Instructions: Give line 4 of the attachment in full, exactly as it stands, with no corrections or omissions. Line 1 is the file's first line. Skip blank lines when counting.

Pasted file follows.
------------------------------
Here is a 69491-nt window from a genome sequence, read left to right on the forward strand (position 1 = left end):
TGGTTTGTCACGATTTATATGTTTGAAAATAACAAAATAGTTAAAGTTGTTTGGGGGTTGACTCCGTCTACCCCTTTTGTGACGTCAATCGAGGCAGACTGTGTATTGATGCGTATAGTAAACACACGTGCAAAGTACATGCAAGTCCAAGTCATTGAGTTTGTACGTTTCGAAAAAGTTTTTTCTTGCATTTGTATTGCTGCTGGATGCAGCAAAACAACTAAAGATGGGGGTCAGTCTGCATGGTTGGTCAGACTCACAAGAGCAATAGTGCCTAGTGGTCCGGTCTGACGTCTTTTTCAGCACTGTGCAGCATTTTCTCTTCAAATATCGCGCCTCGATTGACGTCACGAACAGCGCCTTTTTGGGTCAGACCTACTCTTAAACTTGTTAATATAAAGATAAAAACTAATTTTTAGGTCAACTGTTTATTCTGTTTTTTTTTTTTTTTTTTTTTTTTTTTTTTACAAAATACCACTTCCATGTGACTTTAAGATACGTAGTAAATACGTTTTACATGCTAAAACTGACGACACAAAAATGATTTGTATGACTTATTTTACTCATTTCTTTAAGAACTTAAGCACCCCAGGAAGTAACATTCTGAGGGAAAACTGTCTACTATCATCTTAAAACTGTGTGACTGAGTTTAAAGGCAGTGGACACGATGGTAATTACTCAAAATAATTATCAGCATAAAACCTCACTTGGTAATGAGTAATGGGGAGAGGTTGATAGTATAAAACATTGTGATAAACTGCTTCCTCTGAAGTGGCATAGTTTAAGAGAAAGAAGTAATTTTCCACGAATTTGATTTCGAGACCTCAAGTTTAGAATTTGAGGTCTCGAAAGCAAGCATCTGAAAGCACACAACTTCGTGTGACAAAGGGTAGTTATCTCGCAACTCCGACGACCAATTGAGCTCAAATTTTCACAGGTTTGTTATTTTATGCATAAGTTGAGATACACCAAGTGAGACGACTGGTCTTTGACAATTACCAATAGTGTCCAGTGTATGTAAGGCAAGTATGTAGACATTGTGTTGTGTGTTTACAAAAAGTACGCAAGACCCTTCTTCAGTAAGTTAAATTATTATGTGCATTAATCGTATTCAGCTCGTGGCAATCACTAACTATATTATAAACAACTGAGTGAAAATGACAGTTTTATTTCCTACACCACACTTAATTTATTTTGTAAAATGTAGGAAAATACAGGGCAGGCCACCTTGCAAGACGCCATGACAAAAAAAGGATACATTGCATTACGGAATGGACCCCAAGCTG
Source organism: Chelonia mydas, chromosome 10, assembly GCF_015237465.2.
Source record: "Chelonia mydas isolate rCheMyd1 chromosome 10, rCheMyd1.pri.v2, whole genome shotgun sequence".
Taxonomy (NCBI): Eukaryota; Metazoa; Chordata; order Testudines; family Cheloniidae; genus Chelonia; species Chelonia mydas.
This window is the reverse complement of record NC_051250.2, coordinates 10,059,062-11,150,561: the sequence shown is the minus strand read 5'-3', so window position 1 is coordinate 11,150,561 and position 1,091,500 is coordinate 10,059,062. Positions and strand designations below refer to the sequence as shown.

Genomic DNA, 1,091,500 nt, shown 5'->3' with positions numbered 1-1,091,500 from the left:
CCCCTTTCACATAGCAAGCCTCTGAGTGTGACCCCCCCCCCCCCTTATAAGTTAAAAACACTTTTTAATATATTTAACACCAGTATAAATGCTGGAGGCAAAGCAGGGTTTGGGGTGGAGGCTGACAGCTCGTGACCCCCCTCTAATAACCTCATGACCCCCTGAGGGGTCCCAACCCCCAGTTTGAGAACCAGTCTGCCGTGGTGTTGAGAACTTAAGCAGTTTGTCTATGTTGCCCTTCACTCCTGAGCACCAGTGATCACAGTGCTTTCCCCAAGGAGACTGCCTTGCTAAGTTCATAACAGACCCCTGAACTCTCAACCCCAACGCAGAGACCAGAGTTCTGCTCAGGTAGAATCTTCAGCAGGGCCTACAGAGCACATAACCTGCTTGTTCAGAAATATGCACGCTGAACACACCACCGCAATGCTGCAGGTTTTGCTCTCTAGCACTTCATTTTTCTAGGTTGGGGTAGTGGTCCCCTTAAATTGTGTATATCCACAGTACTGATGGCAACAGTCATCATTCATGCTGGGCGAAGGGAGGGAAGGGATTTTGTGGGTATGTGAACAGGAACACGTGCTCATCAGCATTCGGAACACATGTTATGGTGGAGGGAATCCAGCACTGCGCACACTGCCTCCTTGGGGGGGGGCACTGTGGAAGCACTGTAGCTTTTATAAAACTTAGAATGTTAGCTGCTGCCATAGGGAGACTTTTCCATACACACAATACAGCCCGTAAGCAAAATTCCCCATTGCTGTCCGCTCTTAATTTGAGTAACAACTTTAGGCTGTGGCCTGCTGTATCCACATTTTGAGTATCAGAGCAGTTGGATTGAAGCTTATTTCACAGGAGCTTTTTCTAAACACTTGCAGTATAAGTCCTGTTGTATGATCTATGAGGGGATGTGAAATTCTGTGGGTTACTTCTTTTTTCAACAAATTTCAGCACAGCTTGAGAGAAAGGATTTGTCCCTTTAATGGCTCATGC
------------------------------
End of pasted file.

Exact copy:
Source record: "Chelonia mydas isolate rCheMyd1 chromosome 10, rCheMyd1.pri.v2, whole genome shotgun sequence".